Forensic psychologists apply the principles of psychology to the criminal justice and legal fields. They typically aid attorneys, judges and others in the legal field in their understanding of the psychological findings associated with a specific case.
As a student in this field, you will take courses in general psychology, forensic science and criminal justice. Associate degree programs in forensic psychology are extremely uncommon and graduates of these programs will be unable to pursue work as a forensic psychologist without an advanced degree. If you are interested in forensic psychology, you can learn more about this field through associate degree programs in psychology and forensic science. Bachelor's programs in forensic psychology prepare you for graduate study and potential careers in criminal justice.
Although employment growth for psychologists was expected to increase according to the U.S. Bureau of Labor Statistics (BLS), growth is highly dependent on specialties within psychology. With the exception of school, counseling, clinical and industrial-organizational psychologists, employment was expected to increase by 18% for all other specialties.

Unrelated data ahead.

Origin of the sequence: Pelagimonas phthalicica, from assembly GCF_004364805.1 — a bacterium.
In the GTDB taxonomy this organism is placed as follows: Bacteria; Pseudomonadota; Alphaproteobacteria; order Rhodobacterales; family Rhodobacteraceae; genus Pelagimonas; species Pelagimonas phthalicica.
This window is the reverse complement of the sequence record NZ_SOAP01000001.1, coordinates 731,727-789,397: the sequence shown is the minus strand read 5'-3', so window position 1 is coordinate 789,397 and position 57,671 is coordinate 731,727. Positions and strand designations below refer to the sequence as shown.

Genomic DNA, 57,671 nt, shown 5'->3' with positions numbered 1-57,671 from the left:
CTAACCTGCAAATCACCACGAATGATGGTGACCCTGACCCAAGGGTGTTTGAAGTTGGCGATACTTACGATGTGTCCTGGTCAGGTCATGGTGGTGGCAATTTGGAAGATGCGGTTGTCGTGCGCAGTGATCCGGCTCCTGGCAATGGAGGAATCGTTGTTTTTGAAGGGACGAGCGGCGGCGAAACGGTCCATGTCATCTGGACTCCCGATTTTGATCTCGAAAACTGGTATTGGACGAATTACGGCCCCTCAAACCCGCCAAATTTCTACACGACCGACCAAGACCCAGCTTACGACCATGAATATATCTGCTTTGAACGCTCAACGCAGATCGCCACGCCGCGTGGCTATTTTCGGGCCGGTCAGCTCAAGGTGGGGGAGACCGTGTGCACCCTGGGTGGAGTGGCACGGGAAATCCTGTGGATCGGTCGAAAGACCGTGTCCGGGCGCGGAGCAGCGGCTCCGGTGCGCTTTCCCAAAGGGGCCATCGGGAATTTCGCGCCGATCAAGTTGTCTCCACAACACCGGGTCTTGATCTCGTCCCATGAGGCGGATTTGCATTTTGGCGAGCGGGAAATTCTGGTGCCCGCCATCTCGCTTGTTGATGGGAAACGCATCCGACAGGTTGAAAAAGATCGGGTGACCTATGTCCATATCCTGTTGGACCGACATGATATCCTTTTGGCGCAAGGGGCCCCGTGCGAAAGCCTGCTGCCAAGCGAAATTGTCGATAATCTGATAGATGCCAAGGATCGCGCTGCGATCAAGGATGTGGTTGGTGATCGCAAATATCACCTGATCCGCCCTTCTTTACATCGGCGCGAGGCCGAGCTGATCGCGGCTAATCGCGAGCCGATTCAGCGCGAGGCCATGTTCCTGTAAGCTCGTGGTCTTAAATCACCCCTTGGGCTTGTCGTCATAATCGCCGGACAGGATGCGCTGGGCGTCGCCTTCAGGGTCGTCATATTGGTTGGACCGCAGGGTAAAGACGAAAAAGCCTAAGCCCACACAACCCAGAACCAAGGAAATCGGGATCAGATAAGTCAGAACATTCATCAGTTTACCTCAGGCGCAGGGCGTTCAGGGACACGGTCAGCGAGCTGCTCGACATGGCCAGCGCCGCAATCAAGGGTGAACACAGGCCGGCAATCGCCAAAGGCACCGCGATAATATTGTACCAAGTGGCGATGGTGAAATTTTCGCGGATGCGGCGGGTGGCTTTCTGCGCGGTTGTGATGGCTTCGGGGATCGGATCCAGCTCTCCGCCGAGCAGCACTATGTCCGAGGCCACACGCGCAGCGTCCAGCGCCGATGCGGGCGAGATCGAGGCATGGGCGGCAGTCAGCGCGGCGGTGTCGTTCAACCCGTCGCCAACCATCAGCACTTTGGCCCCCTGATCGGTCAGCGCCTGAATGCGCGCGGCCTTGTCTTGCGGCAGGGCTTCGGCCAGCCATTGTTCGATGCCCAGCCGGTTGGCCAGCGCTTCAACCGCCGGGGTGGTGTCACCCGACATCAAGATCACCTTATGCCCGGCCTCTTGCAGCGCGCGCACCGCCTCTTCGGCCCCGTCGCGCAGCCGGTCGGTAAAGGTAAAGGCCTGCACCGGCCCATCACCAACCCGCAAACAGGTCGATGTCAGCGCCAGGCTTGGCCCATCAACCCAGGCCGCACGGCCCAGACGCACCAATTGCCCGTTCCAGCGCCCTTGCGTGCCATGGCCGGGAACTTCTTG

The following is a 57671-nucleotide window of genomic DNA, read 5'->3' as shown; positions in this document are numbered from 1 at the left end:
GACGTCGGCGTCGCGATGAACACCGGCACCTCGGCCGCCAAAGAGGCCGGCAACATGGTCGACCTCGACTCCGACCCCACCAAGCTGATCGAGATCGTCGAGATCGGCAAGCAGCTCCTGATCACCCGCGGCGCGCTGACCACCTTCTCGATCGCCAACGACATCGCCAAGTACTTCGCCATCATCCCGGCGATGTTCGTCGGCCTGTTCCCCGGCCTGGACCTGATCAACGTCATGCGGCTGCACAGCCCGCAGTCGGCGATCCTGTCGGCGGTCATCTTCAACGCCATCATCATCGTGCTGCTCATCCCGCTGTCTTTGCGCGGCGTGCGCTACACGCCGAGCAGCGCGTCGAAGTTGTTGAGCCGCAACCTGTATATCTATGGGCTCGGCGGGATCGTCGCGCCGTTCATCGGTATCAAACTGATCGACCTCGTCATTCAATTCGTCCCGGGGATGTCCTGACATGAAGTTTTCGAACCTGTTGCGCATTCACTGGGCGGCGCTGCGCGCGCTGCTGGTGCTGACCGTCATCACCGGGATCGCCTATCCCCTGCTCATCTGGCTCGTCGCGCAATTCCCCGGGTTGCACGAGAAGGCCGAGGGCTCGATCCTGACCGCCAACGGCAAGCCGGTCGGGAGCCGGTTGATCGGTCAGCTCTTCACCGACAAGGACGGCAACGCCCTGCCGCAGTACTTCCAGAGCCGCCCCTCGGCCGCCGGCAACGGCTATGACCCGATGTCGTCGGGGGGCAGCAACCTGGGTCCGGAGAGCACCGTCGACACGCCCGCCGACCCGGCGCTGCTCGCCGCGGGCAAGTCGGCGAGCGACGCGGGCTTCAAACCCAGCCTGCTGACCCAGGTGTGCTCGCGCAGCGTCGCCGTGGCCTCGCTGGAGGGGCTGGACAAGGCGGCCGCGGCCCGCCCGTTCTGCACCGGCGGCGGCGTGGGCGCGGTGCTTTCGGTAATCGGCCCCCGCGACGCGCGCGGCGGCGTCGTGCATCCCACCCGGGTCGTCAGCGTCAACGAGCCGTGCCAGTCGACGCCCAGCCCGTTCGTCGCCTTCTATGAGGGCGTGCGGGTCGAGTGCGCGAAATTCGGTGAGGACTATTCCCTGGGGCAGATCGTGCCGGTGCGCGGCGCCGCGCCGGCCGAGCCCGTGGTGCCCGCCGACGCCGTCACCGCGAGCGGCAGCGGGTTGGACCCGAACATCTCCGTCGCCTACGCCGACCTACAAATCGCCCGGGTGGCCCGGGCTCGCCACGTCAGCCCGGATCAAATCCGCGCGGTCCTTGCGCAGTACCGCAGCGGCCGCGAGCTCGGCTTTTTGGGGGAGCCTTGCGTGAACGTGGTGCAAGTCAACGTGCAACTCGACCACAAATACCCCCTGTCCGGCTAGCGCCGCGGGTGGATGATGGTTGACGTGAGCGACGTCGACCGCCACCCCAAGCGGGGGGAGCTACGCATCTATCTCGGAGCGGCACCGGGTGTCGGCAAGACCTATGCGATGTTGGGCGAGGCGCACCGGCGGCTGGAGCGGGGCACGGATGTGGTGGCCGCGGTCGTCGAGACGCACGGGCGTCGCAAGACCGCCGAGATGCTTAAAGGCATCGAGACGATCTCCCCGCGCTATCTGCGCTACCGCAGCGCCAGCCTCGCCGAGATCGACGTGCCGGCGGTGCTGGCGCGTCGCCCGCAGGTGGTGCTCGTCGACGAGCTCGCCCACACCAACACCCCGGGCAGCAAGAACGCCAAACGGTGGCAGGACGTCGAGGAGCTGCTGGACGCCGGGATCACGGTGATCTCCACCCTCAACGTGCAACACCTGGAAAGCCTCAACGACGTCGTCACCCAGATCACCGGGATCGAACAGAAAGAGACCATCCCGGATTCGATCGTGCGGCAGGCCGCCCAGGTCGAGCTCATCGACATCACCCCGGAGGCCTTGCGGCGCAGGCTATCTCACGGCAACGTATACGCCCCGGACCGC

|Who is this degree for?||Individuals interested in criminal justice and psychology and those who wish to continue further study in bachelor's programs||Students interested in pursuing graduate studies or entry-level careers in criminal justice|
|Common Career Paths (with approximate annual salary)||
- Mental health worker ($21, 000-$40, 000)**
- Forensic science technician ($25, 000-$78, 000)**
- Criminalist ($21, 000-$68, 000)**
- Youth counselor ($20, 000-$37, 000)**
- Police officer ($56, 000)*
- Probation officer ($52, 000)*
- Mental health case manager ($25, 000-$45, 000)**
Crime analyst ($27, 000-$66, 000)**
|Time to Completion||2 years full-time||4 years full-time|
|Common Graduation Requirements||None||Internship|
|Prerequisites||High school diploma or GED|
|Online Availability||Yes||None found at this time|
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